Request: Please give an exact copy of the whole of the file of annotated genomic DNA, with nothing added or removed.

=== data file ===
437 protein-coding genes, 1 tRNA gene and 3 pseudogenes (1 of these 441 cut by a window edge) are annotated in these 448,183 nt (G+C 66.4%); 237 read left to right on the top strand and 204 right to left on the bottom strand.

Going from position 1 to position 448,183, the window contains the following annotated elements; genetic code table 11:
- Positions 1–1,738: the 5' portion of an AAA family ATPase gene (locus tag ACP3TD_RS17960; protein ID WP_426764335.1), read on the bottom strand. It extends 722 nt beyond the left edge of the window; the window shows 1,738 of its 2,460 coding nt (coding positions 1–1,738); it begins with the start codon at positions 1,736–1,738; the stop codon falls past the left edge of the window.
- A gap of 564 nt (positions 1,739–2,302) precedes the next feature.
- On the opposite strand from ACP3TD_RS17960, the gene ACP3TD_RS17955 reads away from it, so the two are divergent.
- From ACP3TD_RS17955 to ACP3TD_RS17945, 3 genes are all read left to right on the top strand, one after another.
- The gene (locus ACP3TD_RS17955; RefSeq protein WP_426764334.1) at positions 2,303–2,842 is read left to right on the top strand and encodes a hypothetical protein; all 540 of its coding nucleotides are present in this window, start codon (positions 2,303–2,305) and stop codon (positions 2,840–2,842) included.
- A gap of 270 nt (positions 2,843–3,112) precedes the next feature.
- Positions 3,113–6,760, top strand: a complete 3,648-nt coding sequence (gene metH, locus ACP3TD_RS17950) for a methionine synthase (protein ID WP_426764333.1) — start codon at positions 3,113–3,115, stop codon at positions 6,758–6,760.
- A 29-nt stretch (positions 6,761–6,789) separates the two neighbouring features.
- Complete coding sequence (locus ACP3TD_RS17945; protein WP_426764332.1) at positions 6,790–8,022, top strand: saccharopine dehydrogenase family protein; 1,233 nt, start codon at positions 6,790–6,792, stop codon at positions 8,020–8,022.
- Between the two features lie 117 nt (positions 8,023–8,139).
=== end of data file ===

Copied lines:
437 protein-coding genes, 1 tRNA gene and 3 pseudogenes (1 of these 441 cut by a window edge) are annotated in these 448,183 nt (G+C 66.4%); 237 read left to right on the top strand and 204 right to left on the bottom strand.

Going from position 1 to position 448,183, the window contains the following annotated elements; genetic code table 11:
- Positions 1–1,738: the 5' portion of an AAA family ATPase gene (locus tag ACP3TD_RS17960; protein ID WP_426764335.1), read on the bottom strand. It extends 722 nt beyond the left edge of the window; the window shows 1,738 of its 2,460 coding nt (coding positions 1–1,738); it begins with the start codon at positions 1,736–1,738; the stop codon falls past the left edge of the window.
- A gap of 564 nt (positions 1,739–2,302) precedes the next feature.
- On the opposite strand from ACP3TD_RS17960, the gene ACP3TD_RS17955 reads away from it, so the two are divergent.
- From ACP3TD_RS17955 to ACP3TD_RS17945, 3 genes are all read left to right on the top strand, one after another.
- The gene (locus ACP3TD_RS17955; RefSeq protein WP_426764334.1) at positions 2,303–2,842 is read left to right on the top strand and encodes a hypothetical protein; all 540 of its coding nucleotides are present in this window, start codon (positions 2,303–2,305) and stop codon (positions 2,840–2,842) included.
- A gap of 270 nt (positions 2,843–3,112) precedes the next feature.
- Positions 3,113–6,760, top strand: a complete 3,648-nt coding sequence (gene metH, locus ACP3TD_RS17950) for a methionine synthase (protein ID WP_426764333.1) — start codon at positions 3,113–3,115, stop codon at positions 6,758–6,760.
- A 29-nt stretch (positions 6,761–6,789) separates the two neighbouring features.
- Complete coding sequence (locus ACP3TD_RS17945; protein WP_426764332.1) at positions 6,790–8,022, top strand: saccharopine dehydrogenase family protein; 1,233 nt, start codon at positions 6,790–6,792, stop codon at positions 8,020–8,022.
- Between the two features lie 117 nt (positions 8,023–8,139).